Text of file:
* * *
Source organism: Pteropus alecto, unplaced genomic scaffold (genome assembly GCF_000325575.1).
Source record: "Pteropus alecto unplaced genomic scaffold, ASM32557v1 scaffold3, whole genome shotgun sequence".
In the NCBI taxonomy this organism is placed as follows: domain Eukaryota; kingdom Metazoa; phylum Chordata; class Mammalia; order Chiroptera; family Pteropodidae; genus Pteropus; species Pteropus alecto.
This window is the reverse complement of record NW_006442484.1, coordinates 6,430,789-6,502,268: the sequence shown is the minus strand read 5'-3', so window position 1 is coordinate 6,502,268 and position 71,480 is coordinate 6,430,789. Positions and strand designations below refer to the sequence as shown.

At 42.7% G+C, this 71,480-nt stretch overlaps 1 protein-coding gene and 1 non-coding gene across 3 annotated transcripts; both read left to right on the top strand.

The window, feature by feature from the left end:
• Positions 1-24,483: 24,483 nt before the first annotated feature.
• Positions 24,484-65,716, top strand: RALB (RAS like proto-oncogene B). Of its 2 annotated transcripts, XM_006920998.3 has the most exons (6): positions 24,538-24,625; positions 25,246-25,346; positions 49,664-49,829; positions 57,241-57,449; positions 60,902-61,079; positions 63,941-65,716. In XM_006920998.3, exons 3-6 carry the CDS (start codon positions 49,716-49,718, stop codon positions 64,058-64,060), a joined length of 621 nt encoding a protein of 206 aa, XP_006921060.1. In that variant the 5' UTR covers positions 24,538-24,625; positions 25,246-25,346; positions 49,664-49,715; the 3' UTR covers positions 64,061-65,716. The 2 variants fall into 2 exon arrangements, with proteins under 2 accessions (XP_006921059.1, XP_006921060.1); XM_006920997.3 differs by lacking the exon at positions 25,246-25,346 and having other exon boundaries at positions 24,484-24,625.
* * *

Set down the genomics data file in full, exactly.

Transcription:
Source organism: Pteropus alecto, unplaced genomic scaffold (genome assembly GCF_000325575.1).
Source record: "Pteropus alecto unplaced genomic scaffold, ASM32557v1 scaffold3, whole genome shotgun sequence".
In the NCBI taxonomy this organism is placed as follows: domain Eukaryota; kingdom Metazoa; phylum Chordata; class Mammalia; order Chiroptera; family Pteropodidae; genus Pteropus; species Pteropus alecto.
This window is the reverse complement of record NW_006442484.1, coordinates 6,430,789-6,502,268: the sequence shown is the minus strand read 5'-3', so window position 1 is coordinate 6,502,268 and position 71,480 is coordinate 6,430,789. Positions and strand designations below refer to the sequence as shown.

At 42.7% G+C, this 71,480-nt stretch overlaps 1 protein-coding gene and 1 non-coding gene across 3 annotated transcripts; both read left to right on the top strand.

The window, feature by feature from the left end:
• Positions 1-24,483: 24,483 nt before the first annotated feature.
• Positions 24,484-65,716, top strand: RALB (RAS like proto-oncogene B). Of its 2 annotated transcripts, XM_006920998.3 has the most exons (6): positions 24,538-24,625; positions 25,246-25,346; positions 49,664-49,829; positions 57,241-57,449; positions 60,902-61,079; positions 63,941-65,716. In XM_006920998.3, exons 3-6 carry the CDS (start codon positions 49,716-49,718, stop codon positions 64,058-64,060), a joined length of 621 nt encoding a protein of 206 aa, XP_006921060.1. In that variant the 5' UTR covers positions 24,538-24,625; positions 25,246-25,346; positions 49,664-49,715; the 3' UTR covers positions 64,061-65,716. The 2 variants fall into 2 exon arrangements, with proteins under 2 accessions (XP_006921059.1, XP_006921060.1); XM_006920997.3 differs by lacking the exon at positions 25,246-25,346 and having other exon boundaries at positions 24,484-24,625.